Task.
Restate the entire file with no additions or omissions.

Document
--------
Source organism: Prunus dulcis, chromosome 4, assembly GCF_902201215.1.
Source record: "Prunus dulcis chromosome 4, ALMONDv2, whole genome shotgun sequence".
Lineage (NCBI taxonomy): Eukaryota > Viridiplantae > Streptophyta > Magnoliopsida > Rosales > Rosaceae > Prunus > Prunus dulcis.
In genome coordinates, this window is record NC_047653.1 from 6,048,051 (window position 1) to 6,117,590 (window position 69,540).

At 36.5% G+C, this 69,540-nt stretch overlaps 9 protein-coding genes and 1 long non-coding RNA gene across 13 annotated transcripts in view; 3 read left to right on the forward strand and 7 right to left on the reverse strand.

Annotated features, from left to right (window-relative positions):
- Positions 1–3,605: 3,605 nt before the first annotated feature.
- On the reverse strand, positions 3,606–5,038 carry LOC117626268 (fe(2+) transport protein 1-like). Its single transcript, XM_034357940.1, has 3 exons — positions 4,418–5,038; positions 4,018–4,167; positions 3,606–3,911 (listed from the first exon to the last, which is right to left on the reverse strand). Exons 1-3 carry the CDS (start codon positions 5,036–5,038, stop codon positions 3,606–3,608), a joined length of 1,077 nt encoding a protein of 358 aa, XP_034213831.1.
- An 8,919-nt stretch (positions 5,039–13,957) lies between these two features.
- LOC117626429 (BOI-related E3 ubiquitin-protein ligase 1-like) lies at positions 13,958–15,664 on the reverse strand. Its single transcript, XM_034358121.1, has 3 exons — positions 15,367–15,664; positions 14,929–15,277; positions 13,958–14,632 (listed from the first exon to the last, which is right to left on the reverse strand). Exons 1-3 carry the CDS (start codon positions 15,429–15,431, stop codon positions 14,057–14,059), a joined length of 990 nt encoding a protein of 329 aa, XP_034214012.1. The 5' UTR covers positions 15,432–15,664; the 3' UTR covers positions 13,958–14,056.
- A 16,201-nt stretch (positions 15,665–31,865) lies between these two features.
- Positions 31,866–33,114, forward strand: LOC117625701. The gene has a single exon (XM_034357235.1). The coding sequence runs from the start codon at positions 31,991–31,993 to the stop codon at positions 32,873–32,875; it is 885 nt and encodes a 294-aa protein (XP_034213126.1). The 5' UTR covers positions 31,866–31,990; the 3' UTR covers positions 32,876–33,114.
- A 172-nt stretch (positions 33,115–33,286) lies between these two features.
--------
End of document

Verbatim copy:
Source organism: Prunus dulcis, chromosome 4, assembly GCF_902201215.1.
Source record: "Prunus dulcis chromosome 4, ALMONDv2, whole genome shotgun sequence".
Lineage (NCBI taxonomy): Eukaryota > Viridiplantae > Streptophyta > Magnoliopsida > Rosales > Rosaceae > Prunus > Prunus dulcis.
In genome coordinates, this window is record NC_047653.1 from 6,048,051 (window position 1) to 6,117,590 (window position 69,540).

At 36.5% G+C, this 69,540-nt stretch overlaps 9 protein-coding genes and 1 long non-coding RNA gene across 13 annotated transcripts in view; 3 read left to right on the forward strand and 7 right to left on the reverse strand.

Annotated features, from left to right (window-relative positions):
- Positions 1–3,605: 3,605 nt before the first annotated feature.
- On the reverse strand, positions 3,606–5,038 carry LOC117626268 (fe(2+) transport protein 1-like). Its single transcript, XM_034357940.1, has 3 exons — positions 4,418–5,038; positions 4,018–4,167; positions 3,606–3,911 (listed from the first exon to the last, which is right to left on the reverse strand). Exons 1-3 carry the CDS (start codon positions 5,036–5,038, stop codon positions 3,606–3,608), a joined length of 1,077 nt encoding a protein of 358 aa, XP_034213831.1.
- An 8,919-nt stretch (positions 5,039–13,957) lies between these two features.
- LOC117626429 (BOI-related E3 ubiquitin-protein ligase 1-like) lies at positions 13,958–15,664 on the reverse strand. Its single transcript, XM_034358121.1, has 3 exons — positions 15,367–15,664; positions 14,929–15,277; positions 13,958–14,632 (listed from the first exon to the last, which is right to left on the reverse strand). Exons 1-3 carry the CDS (start codon positions 15,429–15,431, stop codon positions 14,057–14,059), a joined length of 990 nt encoding a protein of 329 aa, XP_034214012.1. The 5' UTR covers positions 15,432–15,664; the 3' UTR covers positions 13,958–14,056.
- A 16,201-nt stretch (positions 15,665–31,865) lies between these two features.
- Positions 31,866–33,114, forward strand: LOC117625701. The gene has a single exon (XM_034357235.1). The coding sequence runs from the start codon at positions 31,991–31,993 to the stop codon at positions 32,873–32,875; it is 885 nt and encodes a 294-aa protein (XP_034213126.1). The 5' UTR covers positions 31,866–31,990; the 3' UTR covers positions 32,876–33,114.
- A 172-nt stretch (positions 33,115–33,286) lies between these two features.